A WS-I profile does not guarantee 100% interoperability because there is one other very important aspect. The vendors have to turn around and agree to support what has been specified in the profile. For example, WS-I published the preliminary draft for the attachments profile, except that it's based on the SOAP with Attachments specification. Microsoft doesn't support SOAP with Attachments and has no intention of supporting SOAP with Attachments. If you don't get the major vendors' backing, what has been defined through WS-I still isn't necessarily considered solid and as concrete. Do you expect this Microsoft/WS-I issue to get resolved?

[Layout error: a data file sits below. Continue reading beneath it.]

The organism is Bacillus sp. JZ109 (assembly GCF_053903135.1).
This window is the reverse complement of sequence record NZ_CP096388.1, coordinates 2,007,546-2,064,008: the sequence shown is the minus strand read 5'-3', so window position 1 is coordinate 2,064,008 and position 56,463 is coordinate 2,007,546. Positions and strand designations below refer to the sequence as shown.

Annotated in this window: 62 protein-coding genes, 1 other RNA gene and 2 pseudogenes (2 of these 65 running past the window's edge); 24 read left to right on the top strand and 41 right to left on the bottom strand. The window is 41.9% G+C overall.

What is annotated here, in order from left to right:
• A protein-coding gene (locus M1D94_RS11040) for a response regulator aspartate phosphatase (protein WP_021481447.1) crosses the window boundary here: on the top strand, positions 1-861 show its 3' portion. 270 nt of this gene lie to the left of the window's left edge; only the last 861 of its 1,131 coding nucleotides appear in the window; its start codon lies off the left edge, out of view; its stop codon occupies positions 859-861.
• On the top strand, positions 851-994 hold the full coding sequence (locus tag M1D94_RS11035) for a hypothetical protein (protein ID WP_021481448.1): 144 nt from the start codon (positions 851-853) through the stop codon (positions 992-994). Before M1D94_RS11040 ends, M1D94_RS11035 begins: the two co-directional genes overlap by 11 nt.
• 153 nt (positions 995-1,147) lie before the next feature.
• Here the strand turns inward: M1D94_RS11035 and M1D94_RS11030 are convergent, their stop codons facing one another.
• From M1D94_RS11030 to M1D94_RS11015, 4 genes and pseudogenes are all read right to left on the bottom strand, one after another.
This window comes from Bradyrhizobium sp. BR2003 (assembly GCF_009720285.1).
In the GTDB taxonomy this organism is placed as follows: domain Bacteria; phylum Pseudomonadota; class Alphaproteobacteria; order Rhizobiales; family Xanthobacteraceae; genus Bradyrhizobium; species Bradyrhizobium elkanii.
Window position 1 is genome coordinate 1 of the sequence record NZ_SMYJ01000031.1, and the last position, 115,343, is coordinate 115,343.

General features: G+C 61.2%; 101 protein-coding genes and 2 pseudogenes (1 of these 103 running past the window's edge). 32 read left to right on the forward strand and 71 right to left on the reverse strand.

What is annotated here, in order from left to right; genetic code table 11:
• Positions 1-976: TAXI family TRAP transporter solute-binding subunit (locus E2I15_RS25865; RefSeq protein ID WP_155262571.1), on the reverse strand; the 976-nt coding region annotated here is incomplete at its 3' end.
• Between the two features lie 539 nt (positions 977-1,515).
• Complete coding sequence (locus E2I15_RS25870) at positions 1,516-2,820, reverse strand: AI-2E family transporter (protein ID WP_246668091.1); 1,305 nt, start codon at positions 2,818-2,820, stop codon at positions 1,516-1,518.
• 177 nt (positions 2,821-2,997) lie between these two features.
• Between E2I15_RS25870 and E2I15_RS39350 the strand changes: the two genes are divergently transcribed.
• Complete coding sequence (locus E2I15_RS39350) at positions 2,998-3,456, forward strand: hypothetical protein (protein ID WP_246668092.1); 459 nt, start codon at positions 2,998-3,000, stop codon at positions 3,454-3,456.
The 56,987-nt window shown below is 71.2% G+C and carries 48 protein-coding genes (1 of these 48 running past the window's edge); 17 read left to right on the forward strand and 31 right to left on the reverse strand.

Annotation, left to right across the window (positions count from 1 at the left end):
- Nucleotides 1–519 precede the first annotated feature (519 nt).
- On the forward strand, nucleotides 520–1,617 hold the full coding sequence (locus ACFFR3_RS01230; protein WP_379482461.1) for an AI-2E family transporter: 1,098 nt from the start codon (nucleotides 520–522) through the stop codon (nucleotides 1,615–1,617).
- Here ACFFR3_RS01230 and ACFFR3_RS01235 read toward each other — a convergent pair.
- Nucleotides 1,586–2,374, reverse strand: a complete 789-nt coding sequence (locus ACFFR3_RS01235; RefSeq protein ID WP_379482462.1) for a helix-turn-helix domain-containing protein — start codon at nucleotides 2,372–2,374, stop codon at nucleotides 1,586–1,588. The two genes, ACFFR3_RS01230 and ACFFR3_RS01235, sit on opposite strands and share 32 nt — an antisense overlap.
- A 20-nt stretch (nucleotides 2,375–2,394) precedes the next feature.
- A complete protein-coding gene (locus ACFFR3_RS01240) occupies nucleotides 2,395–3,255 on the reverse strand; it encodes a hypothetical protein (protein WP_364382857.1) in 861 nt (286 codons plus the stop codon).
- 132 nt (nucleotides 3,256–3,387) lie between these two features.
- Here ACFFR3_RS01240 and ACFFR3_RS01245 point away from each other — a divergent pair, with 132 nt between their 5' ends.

This whole issue is going to get resolved probably within about a year. The reason is because the W3C XML Protocol Committee -- the team that developed SOAP 1.2 -- has also defined a new way to send binary data with your SOAP messages, using a featured known as MTOM. MTOM stands for Message Transmission Optimization Mechanism and is essentially a way to take your binary data and put it into a message information set and yet still attach it as an external attachment. It is a different approach from the way that SOAP with Attachments works because [under] SOAP with Attachments, the attachments are not part of the information set. It is something that is extra and so therefore it is not part of the SOAP envelope. With MTOM, this attachment … is technically part of the SOAP envelope. Microsoft is behind MTOM and they will support MTOM in the future. Meanwhile, the whole concept of attachments is pretty much non-interoperable today.